Apple is turning to other suppliers to replace Samsung Electronics for semiconductor components in its new iPhone, which is expected to be unveiled next Wednesday.
Apple has been Samsung's biggest customer, buying parts worth about W10 trillion (US$1=W1,135) from its Korean rival last year. But amid a worldwide patent battle between the two, Apple has been reducing its dependence on Samsung and turned to other chipmakers in China, Japan and Taiwan.
Industry insiders say Apple placed no order with Samsung for the memory chips needed for an early shipment of the new iPhone, which would amount to several million phones. But it did place orders with SK Hynix and Elpida for mobile DRAM chips and with SK Hynix and Toshiba for NAND flash chips, according to news reports.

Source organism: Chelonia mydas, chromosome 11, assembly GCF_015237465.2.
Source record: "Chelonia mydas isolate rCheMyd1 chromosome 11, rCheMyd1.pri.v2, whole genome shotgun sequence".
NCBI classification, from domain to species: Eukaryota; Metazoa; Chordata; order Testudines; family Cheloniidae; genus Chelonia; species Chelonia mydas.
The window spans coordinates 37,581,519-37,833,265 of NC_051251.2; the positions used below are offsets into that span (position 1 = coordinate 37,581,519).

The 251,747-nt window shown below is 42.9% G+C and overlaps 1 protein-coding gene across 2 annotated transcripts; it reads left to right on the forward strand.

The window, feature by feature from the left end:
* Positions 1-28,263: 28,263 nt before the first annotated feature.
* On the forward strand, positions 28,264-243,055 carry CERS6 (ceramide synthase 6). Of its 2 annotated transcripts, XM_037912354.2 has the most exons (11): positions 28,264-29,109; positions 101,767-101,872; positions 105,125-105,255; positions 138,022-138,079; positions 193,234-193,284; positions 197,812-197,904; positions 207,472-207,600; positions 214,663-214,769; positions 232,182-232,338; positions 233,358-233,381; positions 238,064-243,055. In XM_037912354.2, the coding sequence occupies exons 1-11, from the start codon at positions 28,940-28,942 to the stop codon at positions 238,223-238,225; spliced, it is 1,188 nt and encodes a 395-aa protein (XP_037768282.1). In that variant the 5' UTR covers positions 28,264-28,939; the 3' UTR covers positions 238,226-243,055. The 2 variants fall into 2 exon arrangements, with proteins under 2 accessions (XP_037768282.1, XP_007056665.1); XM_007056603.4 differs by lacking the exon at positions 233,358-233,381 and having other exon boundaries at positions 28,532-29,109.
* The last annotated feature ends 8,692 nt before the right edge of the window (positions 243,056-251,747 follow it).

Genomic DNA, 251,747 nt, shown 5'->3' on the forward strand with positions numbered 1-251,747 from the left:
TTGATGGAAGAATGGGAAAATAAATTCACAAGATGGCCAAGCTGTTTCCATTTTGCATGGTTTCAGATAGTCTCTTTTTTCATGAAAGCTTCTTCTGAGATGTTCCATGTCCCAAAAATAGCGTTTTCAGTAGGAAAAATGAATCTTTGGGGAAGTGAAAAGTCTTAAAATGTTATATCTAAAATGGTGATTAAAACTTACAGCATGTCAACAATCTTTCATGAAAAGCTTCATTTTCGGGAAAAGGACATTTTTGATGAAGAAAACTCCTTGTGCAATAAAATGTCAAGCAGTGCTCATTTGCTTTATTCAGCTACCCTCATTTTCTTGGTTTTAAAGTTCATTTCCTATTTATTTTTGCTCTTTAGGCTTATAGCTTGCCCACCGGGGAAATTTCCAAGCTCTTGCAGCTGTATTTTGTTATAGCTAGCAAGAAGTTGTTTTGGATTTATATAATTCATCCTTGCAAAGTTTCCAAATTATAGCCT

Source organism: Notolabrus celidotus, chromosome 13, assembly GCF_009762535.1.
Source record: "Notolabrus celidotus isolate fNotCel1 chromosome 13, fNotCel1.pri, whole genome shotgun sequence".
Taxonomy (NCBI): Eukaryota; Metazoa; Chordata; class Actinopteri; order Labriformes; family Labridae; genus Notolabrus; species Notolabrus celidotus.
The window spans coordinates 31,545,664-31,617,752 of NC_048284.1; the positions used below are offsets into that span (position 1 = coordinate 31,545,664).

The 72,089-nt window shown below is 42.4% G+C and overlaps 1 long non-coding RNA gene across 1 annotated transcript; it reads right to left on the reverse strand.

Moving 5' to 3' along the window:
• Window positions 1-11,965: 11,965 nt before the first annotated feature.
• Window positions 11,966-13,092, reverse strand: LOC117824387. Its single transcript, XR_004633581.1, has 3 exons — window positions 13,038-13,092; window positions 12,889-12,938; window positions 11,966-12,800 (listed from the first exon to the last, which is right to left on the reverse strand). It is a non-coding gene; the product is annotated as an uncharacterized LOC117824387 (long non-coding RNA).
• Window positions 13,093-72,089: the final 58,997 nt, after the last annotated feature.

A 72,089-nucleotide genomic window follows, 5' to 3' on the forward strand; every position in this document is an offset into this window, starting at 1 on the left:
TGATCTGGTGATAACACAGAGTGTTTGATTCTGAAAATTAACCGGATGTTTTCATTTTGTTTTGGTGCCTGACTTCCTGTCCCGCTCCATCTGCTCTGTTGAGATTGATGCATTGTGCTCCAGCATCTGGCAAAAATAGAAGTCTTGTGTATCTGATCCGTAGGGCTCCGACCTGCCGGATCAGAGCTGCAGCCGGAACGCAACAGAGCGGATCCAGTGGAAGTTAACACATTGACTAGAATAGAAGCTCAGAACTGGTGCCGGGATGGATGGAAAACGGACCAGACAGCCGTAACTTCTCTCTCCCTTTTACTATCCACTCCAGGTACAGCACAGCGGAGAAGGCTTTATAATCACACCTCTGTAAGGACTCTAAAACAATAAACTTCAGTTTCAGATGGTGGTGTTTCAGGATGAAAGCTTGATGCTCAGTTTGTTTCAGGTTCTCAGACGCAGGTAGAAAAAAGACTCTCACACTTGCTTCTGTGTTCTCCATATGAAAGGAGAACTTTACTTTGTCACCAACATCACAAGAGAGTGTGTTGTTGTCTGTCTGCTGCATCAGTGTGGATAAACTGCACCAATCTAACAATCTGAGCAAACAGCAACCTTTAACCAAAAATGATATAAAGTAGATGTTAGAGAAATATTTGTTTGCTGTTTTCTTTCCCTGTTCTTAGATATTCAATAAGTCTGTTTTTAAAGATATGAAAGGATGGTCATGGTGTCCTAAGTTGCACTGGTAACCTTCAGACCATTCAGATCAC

Until recently, Samsung supplied Apple with about 30 percent of NAND flash and mobile DRAM chips for iPhones.
As for LCD screens, Apple has also passed on Samsung products since it rolled out of the iPhone 4 in 2010. But the California-based firm will keep using Samsung application processors, which are key components that act as the "brain" of smartphones.
Insiders say Apple stopped buying products from Samsung to put the brakes on its rapid growth in the smartphone market.